What do we do when we leave a visit feeling as though we have journeyed a thousand miles since the visit began? When we arrived, all we knew were facts–name, age, diagnosis, recent medical history, comorbidities, referral reason, primary caregiver’s name and relationship to patient. Now, as we walk out the door, we can not comprehend all that has transpired–interpersonally, intrapersonally, emotionally, physiologically, spiritually. Time has been interrupted, then suspended, then reversed, then expanded, and music lingers in the air as something shared comes to a close and we have to leave the room to go… document. Continue reading “The Art of Coping with End-of-Life Care”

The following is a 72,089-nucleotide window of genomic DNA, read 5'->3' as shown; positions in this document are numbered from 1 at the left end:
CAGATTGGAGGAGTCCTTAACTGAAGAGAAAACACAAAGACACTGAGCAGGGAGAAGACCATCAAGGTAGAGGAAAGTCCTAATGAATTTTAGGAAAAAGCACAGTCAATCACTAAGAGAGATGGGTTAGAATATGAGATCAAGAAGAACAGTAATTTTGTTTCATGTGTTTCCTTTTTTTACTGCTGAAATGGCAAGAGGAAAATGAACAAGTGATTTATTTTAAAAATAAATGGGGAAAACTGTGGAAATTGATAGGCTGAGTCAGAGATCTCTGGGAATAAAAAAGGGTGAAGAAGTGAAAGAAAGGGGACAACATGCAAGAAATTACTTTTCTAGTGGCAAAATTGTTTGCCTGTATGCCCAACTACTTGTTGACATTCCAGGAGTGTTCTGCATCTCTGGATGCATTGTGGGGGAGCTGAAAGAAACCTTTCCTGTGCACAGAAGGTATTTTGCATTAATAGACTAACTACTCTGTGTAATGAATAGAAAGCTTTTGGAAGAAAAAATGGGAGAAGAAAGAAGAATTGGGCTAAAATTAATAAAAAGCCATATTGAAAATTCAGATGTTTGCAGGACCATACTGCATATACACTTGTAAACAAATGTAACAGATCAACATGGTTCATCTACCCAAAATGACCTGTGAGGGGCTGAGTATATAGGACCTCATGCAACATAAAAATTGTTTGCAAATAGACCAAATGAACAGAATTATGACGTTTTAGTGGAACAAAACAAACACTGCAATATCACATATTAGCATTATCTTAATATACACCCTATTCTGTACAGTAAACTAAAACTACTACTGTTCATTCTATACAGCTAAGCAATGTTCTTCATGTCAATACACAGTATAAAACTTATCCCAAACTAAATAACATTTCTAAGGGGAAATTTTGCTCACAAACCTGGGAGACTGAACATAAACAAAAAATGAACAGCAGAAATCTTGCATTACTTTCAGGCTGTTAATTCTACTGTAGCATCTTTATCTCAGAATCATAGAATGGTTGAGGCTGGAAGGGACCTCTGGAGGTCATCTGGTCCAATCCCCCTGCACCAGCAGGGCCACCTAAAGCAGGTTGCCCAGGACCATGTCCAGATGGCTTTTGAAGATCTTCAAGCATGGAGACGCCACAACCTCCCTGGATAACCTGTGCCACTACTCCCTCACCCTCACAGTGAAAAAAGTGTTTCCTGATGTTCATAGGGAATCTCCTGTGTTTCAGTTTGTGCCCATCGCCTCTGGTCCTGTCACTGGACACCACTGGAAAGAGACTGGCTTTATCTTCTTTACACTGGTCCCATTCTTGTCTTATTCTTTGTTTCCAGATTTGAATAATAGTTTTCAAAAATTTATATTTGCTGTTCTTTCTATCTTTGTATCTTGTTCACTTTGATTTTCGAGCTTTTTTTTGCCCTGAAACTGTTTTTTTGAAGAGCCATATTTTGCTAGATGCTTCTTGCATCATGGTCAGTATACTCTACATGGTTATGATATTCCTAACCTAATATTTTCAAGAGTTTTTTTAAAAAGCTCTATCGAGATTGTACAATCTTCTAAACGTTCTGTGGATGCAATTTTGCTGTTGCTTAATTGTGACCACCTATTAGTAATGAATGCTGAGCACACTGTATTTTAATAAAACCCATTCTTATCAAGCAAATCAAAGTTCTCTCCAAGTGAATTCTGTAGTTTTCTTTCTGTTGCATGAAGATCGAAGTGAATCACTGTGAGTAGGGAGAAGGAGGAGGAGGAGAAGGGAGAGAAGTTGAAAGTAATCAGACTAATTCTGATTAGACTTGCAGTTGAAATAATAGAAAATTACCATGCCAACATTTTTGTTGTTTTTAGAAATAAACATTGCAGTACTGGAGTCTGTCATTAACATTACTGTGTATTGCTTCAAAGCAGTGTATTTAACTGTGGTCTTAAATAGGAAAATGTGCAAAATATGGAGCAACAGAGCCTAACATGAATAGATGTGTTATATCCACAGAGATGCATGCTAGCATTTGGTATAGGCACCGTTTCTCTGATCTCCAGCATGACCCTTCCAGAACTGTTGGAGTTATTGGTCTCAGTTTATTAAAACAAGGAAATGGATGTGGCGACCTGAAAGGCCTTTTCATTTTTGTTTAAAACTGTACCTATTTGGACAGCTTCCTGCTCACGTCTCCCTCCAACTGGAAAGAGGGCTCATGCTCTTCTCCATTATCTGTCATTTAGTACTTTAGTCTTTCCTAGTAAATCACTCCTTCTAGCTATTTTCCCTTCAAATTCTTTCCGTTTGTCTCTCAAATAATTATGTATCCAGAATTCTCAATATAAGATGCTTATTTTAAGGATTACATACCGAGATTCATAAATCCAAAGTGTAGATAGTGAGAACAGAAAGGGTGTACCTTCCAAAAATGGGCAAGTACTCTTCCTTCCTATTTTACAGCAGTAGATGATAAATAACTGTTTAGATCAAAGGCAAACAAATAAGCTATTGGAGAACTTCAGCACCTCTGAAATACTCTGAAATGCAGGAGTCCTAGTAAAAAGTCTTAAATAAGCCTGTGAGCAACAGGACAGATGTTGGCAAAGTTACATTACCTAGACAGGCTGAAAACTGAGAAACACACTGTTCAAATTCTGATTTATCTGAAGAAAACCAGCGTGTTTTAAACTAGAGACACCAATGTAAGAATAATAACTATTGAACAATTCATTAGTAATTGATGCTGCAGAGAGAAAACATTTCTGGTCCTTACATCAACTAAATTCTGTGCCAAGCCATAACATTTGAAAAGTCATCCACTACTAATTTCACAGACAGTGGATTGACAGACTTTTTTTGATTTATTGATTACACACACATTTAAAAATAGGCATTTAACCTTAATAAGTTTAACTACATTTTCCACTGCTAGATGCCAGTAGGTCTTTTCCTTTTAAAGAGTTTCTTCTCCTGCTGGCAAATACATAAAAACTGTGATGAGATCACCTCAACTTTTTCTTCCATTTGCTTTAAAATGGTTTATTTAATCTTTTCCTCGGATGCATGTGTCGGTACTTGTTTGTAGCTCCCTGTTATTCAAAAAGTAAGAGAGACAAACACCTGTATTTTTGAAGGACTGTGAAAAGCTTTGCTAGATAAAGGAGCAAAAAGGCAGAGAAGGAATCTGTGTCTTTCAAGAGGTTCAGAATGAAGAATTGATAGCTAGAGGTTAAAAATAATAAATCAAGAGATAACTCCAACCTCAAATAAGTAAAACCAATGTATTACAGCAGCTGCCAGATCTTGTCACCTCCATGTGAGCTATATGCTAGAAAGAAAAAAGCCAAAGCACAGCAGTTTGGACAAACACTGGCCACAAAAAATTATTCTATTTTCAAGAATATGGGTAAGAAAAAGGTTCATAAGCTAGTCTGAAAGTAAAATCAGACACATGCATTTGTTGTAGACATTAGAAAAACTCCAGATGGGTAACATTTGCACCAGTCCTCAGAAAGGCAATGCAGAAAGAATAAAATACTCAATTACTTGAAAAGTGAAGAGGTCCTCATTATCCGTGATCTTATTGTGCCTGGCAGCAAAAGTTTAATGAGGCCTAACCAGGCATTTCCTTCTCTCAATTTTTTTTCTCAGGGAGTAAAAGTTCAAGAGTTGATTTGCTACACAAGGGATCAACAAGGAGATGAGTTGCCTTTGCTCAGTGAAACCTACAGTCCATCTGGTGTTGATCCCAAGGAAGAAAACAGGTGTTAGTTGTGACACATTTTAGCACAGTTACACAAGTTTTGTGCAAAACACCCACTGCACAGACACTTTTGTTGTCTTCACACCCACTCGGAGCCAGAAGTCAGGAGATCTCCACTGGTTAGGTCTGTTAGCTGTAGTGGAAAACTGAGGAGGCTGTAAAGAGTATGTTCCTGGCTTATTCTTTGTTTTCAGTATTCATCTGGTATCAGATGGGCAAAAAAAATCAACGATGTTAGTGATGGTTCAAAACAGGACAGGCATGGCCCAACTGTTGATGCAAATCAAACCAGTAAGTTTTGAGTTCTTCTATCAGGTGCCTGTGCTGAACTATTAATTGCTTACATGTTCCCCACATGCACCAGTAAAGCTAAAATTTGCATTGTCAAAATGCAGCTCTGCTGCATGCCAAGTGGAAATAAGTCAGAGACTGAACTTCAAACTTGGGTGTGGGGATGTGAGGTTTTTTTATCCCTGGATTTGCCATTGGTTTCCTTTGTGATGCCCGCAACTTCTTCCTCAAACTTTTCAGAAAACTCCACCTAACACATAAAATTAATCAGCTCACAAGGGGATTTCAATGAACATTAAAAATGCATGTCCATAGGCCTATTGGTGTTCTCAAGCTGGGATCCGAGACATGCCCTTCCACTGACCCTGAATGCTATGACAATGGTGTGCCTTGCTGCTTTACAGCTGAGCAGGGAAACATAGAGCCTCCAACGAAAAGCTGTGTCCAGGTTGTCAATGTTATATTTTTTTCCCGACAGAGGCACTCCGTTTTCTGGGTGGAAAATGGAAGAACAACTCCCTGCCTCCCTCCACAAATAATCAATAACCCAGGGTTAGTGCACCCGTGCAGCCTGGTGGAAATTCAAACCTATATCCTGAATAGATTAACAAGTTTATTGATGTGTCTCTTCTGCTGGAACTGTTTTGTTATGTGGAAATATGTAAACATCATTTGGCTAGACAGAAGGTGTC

I recently went through an exercise of connecting deeply with sadness and how wonderful it can be. In May, I closed my psychotherapy practice in New York City, and I had to say goodbye to all of my patients, most of whom I had been working with for over three years. I was bereft. I absolutely adored all of these individuals, and I hated the idea of not seeing them every week anymore. We processed termination for four months, and in that time we talked quite a bit about sadness — their sadness, and mine as well. I felt the sadness deep in my heart, like a longing. And, as I shared with my patients when they asked me about my own feeling experience, I treasured that sadness just as deeply. While I had always found deep meaning in my relationships with my patients, feeling the depth of my sadness at having to leave them brought me to a whole new understanding of how much those relationships meant. It was like a gift, and one that I could never have allowed myself to open if I hadn’t embraced my own sadness, and felt its preciousness. Continue reading “On Sadness”